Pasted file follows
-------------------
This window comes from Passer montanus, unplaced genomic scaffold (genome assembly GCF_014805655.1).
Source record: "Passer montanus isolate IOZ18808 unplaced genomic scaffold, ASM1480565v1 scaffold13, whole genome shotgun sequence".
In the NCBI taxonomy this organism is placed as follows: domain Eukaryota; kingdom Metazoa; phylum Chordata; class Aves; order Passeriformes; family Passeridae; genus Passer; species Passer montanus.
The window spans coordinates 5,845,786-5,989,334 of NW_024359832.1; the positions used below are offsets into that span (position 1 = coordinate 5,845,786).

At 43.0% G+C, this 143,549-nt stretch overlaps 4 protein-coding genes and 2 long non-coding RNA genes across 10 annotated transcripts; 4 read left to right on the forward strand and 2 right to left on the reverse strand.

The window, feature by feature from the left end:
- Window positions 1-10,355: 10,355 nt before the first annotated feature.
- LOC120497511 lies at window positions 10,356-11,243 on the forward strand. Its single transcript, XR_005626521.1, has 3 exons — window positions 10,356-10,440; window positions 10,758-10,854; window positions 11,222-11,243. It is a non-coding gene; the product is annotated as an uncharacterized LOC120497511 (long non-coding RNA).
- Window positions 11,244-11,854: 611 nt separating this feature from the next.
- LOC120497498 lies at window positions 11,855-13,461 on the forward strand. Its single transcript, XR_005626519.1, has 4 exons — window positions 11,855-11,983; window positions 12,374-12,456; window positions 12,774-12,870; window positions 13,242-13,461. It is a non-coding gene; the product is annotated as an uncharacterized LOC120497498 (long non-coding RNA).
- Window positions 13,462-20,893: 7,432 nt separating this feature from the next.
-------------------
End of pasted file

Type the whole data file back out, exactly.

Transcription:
This window comes from Passer montanus, unplaced genomic scaffold (genome assembly GCF_014805655.1).
Source record: "Passer montanus isolate IOZ18808 unplaced genomic scaffold, ASM1480565v1 scaffold13, whole genome shotgun sequence".
In the NCBI taxonomy this organism is placed as follows: domain Eukaryota; kingdom Metazoa; phylum Chordata; class Aves; order Passeriformes; family Passeridae; genus Passer; species Passer montanus.
The window spans coordinates 5,845,786-5,989,334 of NW_024359832.1; the positions used below are offsets into that span (position 1 = coordinate 5,845,786).

At 43.0% G+C, this 143,549-nt stretch overlaps 4 protein-coding genes and 2 long non-coding RNA genes across 10 annotated transcripts; 4 read left to right on the forward strand and 2 right to left on the reverse strand.

The window, feature by feature from the left end:
- Window positions 1-10,355: 10,355 nt before the first annotated feature.
- LOC120497511 lies at window positions 10,356-11,243 on the forward strand. Its single transcript, XR_005626521.1, has 3 exons — window positions 10,356-10,440; window positions 10,758-10,854; window positions 11,222-11,243. It is a non-coding gene; the product is annotated as an uncharacterized LOC120497511 (long non-coding RNA).
- Window positions 11,244-11,854: 611 nt separating this feature from the next.
- LOC120497498 lies at window positions 11,855-13,461 on the forward strand. Its single transcript, XR_005626519.1, has 4 exons — window positions 11,855-11,983; window positions 12,374-12,456; window positions 12,774-12,870; window positions 13,242-13,461. It is a non-coding gene; the product is annotated as an uncharacterized LOC120497498 (long non-coding RNA).
- Window positions 13,462-20,893: 7,432 nt separating this feature from the next.